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  1. #1
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    Using a function to loop a .t multiple times

    Hi guys,
    This is what I am after.
    I have created a large test script and would like to get some function or whatever so that I can recall the whole .t to execute over an x amt. of times. The complete scripts can be called and ran say 100 times in succession ?
    Has anyomne done thos or knows how to ?
    Thanks,


    ------------------
    ================
    Thanks,
    Tomás.

    Quis Custodiet ipsos custodes

  2. #2
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    Re: Using a function to loop a .t multiple times

    Well, a crude yet simple way of doing this would be to create a Suite (.s) file and put the .t file into it 100 times. Suite files are fairly archaic, but they do work.

    - Dave


    ------------------
    Amelior Technology
    dreed@ameliortech.com
    WaltzingRhino.com
    A concerned Borland customer, a fly in the ointment, a wrench in the works.

  3. #3
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    Re: Using a function to loop a .t multiple times

    Thanks Dave, but another crude remark is, what is a .s file and how do I create one ?

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    Thanks,
    Tomás.

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  4. #4
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    Re: Using a function to loop a .t multiple times

    Yeah...I guess they are a bit old-fashioned.

    In SilkTest, from the File Menu, select the New MenuItem. On the subsequent DialogBox, select "Suite" from the RadioList and click OK.

    You'll get a blank file. All you have to do is put in there the .t file that you want it to execute. If you save it in the same directory as your .t file, the directory is not necessary. In your case, you want to specify the .t file in there 100 times.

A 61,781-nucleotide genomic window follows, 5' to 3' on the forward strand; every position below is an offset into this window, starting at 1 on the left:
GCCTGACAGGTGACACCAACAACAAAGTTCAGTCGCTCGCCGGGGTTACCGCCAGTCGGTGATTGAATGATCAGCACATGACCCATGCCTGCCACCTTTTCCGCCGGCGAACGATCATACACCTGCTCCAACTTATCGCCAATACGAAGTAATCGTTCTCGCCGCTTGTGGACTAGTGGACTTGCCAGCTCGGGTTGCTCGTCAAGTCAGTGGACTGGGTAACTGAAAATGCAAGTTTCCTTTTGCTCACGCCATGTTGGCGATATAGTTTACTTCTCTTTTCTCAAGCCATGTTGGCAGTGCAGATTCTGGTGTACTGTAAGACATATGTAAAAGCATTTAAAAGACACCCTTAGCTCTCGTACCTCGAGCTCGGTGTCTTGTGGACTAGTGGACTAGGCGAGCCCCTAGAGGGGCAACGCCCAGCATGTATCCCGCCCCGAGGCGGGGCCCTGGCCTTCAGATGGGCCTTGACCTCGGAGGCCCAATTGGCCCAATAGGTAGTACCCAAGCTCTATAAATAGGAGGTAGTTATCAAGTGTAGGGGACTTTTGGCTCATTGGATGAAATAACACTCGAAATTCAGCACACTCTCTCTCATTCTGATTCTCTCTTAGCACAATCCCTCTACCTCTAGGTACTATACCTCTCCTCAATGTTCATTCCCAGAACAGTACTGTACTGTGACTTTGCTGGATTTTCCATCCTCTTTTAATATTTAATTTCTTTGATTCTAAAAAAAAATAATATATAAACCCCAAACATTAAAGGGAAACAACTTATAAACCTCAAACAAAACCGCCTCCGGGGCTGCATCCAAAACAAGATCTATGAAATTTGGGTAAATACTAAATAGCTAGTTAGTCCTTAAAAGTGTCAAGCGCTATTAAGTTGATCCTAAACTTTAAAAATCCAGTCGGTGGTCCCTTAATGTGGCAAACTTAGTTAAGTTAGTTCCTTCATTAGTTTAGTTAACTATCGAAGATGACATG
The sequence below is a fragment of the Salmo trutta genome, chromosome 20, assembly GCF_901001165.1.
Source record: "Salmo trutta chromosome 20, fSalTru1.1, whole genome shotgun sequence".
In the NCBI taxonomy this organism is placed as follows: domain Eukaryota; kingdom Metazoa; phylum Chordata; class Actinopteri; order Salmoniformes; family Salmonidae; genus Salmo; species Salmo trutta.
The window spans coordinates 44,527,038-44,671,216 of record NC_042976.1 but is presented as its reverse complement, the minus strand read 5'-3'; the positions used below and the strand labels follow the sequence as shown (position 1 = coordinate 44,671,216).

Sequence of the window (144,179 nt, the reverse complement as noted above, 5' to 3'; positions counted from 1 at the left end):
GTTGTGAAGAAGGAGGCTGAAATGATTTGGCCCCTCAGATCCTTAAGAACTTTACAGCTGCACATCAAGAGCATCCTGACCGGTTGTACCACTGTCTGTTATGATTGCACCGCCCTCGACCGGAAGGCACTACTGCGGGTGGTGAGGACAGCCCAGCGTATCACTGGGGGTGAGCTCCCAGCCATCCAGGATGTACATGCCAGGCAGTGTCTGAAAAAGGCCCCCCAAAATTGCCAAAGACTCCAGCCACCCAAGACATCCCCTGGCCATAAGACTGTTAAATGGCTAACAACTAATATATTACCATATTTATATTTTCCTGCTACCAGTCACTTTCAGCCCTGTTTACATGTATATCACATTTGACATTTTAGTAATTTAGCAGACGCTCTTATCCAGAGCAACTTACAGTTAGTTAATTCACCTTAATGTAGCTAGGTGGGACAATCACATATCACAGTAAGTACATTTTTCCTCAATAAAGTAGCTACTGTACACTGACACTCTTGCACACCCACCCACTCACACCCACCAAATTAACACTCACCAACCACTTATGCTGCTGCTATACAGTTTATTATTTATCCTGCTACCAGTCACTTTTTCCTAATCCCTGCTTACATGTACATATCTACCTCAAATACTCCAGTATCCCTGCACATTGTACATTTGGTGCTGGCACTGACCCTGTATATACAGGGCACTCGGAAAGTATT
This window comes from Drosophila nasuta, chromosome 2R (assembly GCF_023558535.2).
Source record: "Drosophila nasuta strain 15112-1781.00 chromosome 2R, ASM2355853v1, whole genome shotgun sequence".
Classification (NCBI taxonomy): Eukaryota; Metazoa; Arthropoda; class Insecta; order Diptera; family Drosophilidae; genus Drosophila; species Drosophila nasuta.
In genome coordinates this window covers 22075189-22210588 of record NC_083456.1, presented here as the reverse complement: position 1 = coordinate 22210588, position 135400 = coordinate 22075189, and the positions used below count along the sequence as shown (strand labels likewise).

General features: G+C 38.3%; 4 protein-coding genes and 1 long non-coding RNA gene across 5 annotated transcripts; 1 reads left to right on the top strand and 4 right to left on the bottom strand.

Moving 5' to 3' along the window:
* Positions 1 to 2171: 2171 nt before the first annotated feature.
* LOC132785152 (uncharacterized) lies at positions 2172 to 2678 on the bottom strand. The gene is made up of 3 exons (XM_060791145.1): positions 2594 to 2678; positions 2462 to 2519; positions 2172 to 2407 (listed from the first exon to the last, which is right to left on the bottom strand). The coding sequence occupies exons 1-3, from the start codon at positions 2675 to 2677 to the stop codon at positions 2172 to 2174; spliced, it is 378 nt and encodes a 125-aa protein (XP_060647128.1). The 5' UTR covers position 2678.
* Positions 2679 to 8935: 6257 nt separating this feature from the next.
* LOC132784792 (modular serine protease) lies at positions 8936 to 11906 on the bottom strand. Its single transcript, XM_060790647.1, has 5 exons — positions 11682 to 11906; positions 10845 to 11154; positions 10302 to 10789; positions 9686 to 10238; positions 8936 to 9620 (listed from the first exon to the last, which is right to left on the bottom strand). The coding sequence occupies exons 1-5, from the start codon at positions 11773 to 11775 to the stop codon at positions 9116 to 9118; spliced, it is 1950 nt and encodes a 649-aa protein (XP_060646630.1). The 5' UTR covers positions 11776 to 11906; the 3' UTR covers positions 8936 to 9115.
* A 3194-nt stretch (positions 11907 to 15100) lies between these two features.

Suite files are, pretty much, just batch files for test scripts. No logic, no programming. When you run the .s file, SilkTest will run the main function in every specified .t file. Or, if there is no main function, every testcase in every .t file.

    Better?

    - Dave



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    Amelior Technology
    dreed@ameliortech.com
    WaltzingRhino.com
    A concerned Borland customer, a fly in the ointment, a wrench in the works.

  5. #5
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    Re: Using a function to loop a .t multiple times

    Cheers Dave, just been doing this a short period....so it's a matter of copying in the .t, do I need to include the .t name alos in side ?
    Do I run this internally also then from menu ?

    Appreciated man...

    ------------------
    ================
    Thanks,
    Tomás.

    Quis Custodiet ipsos custodes

  6. #6
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    Re: Using a function to loop a .t multiple times

    <BLOCKQUOTE><font size="1" face="Verdana, Arial, Helvetica">quote:</font><HR>Originally posted by ThomasO:
    Cheers Dave, just been doing this a short period....so it's a matter of copying in the .t, do I need to include the .t name alos in side ?
    Do I run this internally also then from menu ?

    Appreciated man...

    <HR></BLOCKQUOTE>

    Oh...great. Now you're gonna tax my memory.